Notes from Windward: #68
waiting out the snow
The worst of the cold spell is past, and we dodged the bullet in the sense that the weather has been gradually warming so the snow has been doing a slow-melt that allows much of the water to soak into the ground refreshing the water table. The alternative is the sort of pattern we saw in '96 when a heavy snow was followed by a warm rain. The snow soaked up the snow until it couldn't hold anymore and then went rushing off down to the river. That was the year the Klickitat flooded bad enough to wash away five miles of road between Windward and the Columbia--it was months before the roads were rebuilt, and in the meantime every trip to town was an adventure!
In the meantime, we've been tending to a lot of little projects. For example, last year we purchased some "hardy figs" that promptly got nailed by a late spring frost. We'd bought them from Gurney's who offers a no-risk guarantee on all their products. I contacted them, they took down our information and sent us a set of replacements this spring, so I'm delighted to note for the record that they really do stand behind the products they sell.
However, having been caught by one spring frost we decided to not risk another, and planted the figs in containers so that they could remain in Vermadise until the all risk of frost is past.
Adriann beds down the new fig trees
We're overwintering some goats for KatyRose, a member of our Away Team, primarily because the place she was keeping them in the city wasn't taking adequate care of them. For example, they failed to keep the bucks away from the does at the start of the breeding season, with the result that one of the does gave birth smack in the worst of the cold snap--by the time we found her that evening, the kid was gone, and the doe was sinking fast. She didn't make it through the night which is why, no matter how much the rams and bucks dislike having to wait, we don't allow breeding to happen before Halloween.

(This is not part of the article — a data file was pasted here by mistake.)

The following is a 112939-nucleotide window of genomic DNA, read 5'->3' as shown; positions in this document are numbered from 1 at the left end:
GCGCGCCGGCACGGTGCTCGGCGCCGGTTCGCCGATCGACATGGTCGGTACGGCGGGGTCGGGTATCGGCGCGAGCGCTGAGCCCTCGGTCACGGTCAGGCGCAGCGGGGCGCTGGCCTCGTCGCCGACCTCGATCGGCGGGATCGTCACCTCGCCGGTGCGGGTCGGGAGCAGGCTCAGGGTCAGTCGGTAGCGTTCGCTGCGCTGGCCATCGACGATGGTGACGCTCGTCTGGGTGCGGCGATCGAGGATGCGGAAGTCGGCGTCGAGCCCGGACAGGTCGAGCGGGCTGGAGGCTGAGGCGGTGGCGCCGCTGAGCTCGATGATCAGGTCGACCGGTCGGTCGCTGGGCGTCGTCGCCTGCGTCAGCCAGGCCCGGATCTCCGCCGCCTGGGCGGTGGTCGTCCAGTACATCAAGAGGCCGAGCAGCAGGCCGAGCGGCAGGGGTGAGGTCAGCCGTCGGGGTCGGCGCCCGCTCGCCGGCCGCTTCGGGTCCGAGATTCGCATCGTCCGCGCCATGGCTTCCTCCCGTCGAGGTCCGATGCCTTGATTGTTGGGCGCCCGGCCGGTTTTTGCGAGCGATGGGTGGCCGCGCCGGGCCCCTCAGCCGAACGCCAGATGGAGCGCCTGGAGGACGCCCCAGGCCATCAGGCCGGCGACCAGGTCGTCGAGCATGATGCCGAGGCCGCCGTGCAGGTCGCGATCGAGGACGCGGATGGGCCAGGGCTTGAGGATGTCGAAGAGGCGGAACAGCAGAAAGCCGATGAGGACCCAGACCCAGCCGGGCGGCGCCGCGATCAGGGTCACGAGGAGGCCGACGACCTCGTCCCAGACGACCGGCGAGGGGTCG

Margaret enjoy playing with the new kids
I'm pleased to report that the second birth went better, and all are doing fine. It was the does' first kidding, so it took her a bit to get the concept of what those kids were doing poking around her udder, but it all worked out in due order. Instinct is powerful, but it's not as automatic as most people would think. It has to be triggered by the appropriate stimulus. Once awakened, it's good to go the next time, but the first pass is iffy.
Given how difficult it was to get around in the deep snow, we shifted our attention to doing more with the workshop building. We'd picked up a couple of doors last fall, and this was as good a time as any to install them. Once that was done, Adriann and Margaret turned their attention to screwing down more of the sheet rock.
One of the key intern projects last summer involved building a foundation for the Propagation Greenhouse ("PGH"), and then getting it assembled and modified for winter. One of the ongoing themes of our gardening involves working out ways to extend our growing season--part of that involves getting things started early, and part involves protecting our cold weather crops such as kale.
Because PGH is now so efficient at gathering solar heat, we have had to hook up a thermostaticly controlled fan to exhaust air when the inside is in danger of overheating. I'm delighted to report that even with snow covering the ground, PGH's interior temps are exceeding 90°F and triggering the exhaust fan. Impressive!
spring kale coming up in PGH
Work on getting the PowerLab set up continues as Margaret sinks a grounding rod that we'll use to insure that the container itself is fully grounded. When working with electricity, our goal is to keep things as dull and boring as possible via the liberal use of ground rods and Ground Fault Interupter circuits.
Notes From Windward - Index - Vol. 68